I'll say, 'Now, practice what you're going to say, and one of the best places to do it is in front of the mirror, because then you see: Are you smiling? How are you coming across? Are you frowning?' And it's funny how you'll get right in front of the mirror, and just seeing yourself, you almost forget... You need to practice before you go to give that demonstration.
I've been in it so long that it's just a way of life with me. And I've tried to make quilts, and I've tried to do ... a little bit of painting. I can get lost in doing flower arrangements. But you know, how many flower arrangements can you make? My kids' houses all look like a mortuary, I got so many flower arrangements in it. So they don't need me. They've proved they don't need me. I need them. I need to be there.
Weber eventually gave her Tupperware distributorship to her son and daughter-in-law, but she found it difficult to retire from the business.
Postwar real estate developers built massive suburban communities from the ground up, touting a vision of a convenient, efficient, carefree life made possible by modern technology. Miles of new highways and government programs for homebuyers placed this dream life within reach.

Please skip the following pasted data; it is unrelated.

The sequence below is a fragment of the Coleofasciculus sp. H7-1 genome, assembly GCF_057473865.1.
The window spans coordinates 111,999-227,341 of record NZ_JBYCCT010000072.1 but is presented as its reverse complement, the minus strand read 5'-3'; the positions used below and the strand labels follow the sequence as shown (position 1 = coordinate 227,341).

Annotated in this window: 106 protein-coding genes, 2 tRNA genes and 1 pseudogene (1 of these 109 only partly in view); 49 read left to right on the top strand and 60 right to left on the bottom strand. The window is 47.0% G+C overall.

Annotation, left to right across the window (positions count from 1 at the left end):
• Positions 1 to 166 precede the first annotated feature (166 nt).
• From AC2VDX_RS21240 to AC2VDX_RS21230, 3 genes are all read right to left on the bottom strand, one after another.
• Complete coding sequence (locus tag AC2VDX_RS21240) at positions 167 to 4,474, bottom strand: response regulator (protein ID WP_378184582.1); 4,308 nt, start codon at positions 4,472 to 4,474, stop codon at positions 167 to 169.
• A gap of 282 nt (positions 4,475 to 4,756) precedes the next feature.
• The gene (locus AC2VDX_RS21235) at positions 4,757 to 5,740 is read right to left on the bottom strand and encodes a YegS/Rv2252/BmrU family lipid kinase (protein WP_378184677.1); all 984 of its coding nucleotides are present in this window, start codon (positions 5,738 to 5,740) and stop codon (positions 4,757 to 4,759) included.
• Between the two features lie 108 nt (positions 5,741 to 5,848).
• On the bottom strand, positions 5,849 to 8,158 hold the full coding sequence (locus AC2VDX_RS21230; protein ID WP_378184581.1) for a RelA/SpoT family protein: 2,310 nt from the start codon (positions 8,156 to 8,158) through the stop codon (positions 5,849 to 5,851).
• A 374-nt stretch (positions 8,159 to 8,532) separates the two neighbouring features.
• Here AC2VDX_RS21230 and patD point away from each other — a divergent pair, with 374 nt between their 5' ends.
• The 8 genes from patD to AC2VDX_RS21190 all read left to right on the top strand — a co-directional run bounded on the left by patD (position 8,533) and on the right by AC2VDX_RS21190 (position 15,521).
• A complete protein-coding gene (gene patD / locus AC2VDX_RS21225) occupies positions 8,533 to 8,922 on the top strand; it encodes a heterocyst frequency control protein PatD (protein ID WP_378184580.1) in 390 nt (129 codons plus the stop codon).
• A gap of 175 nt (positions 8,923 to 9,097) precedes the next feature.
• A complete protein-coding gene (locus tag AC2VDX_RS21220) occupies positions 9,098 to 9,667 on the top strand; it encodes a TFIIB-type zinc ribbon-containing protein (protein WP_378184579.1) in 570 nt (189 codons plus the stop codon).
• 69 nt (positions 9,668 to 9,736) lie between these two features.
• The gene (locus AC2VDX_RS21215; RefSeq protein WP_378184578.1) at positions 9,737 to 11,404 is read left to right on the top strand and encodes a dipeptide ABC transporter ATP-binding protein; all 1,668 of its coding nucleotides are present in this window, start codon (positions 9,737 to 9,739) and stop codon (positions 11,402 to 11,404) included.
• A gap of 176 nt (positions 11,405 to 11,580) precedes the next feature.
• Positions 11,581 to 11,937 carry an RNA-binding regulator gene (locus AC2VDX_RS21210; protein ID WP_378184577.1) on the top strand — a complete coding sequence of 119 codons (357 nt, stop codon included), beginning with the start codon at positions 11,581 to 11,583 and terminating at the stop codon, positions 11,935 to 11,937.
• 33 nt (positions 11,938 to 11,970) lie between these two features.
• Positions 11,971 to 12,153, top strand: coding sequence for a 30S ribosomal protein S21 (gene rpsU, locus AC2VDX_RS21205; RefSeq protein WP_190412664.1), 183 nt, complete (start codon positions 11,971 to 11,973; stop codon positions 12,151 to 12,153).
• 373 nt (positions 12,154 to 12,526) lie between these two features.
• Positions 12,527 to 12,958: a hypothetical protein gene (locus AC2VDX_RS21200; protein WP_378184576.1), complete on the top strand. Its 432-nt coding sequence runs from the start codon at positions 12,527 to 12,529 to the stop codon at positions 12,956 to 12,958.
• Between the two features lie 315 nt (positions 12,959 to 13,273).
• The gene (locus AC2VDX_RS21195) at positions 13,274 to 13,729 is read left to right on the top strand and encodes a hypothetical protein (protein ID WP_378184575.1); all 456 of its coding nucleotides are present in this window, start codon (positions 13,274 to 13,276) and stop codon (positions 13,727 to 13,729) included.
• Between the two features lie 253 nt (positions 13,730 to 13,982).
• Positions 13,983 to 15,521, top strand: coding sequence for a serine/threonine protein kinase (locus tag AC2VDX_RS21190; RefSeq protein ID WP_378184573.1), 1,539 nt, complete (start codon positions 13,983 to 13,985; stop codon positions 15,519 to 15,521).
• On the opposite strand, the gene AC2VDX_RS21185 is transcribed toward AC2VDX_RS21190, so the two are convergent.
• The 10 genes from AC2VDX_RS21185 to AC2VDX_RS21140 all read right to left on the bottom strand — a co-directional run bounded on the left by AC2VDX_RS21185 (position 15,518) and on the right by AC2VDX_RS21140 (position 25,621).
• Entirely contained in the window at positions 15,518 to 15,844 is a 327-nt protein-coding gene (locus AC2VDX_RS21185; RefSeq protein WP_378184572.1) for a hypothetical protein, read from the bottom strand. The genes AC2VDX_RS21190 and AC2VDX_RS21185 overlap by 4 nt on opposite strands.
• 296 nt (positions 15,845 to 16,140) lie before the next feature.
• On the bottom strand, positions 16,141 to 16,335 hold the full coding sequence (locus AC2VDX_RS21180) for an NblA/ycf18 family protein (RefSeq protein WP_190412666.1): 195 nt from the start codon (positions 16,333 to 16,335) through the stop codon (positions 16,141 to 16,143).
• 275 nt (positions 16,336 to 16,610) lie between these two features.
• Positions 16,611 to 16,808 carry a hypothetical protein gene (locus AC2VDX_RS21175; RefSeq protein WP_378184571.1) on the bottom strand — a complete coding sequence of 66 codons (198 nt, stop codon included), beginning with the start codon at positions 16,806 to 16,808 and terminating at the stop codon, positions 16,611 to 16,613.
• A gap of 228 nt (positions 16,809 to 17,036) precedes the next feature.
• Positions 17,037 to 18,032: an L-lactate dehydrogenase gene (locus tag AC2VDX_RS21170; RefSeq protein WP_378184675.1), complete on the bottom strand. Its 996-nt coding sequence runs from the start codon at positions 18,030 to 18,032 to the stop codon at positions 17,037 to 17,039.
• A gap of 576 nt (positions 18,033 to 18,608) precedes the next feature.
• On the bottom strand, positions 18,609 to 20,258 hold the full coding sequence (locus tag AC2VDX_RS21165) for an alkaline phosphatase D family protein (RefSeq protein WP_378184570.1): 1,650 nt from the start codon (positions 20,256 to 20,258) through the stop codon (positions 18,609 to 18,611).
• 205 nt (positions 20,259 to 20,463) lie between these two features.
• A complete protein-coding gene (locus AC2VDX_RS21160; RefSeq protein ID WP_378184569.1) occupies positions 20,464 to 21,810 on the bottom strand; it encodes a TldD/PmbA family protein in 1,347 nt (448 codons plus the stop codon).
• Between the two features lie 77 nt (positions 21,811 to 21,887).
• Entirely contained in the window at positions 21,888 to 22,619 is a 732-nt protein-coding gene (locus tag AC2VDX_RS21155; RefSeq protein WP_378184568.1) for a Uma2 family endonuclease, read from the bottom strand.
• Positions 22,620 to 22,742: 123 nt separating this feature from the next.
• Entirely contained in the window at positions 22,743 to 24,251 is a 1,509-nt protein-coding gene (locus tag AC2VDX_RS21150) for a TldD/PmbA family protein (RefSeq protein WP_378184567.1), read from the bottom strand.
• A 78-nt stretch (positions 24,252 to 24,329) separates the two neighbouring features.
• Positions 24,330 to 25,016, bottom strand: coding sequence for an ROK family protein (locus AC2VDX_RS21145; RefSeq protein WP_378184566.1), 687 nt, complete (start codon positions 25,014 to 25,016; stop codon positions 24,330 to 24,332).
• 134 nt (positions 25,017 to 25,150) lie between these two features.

Social critic Lewis Mumford disparaged the new settlements, calling them "too spread out for social relationships." But Americans voted with their feet. During the Fifties, 20 million Americans left the nation's aging cities and relocated to new houses in the suburbs, fulfilling their dreams of home ownership and establishing social connections with new neighbors.
Home party selling like Tupperware relied on strong social networks for its success. It thrived in cities, suburbs, and rural areas, especially in ethnic communities where social links through churches, ethnic organizations, and community groups were strong.
Frank Siriani: You just don't keep hounding the people in your immediate circle. You, you...
Mary Siriani: You spread out.
Frank Siriani: You expand.
Frank and Mary Siriani
Frank Siriani: When I was raised, my mom was always at home. My dad worked long, long, long hours driving a taxicab in New York... it's during the 20s into the early 30s, during the Depression years. We were not desperately poor, but just about one step ahead of welfare.
Frank Siriani: Everybody was wanting to buy something. Things were starting to get a little bit more prosperous and we needed a product to buy.
Mary Siriani: .. Brownie again was on stage and the tops in sales, they had to get gifts according to their sales. And they were being rewarded. And then someone made a remark, 'How do you like Brownie's bracelet?'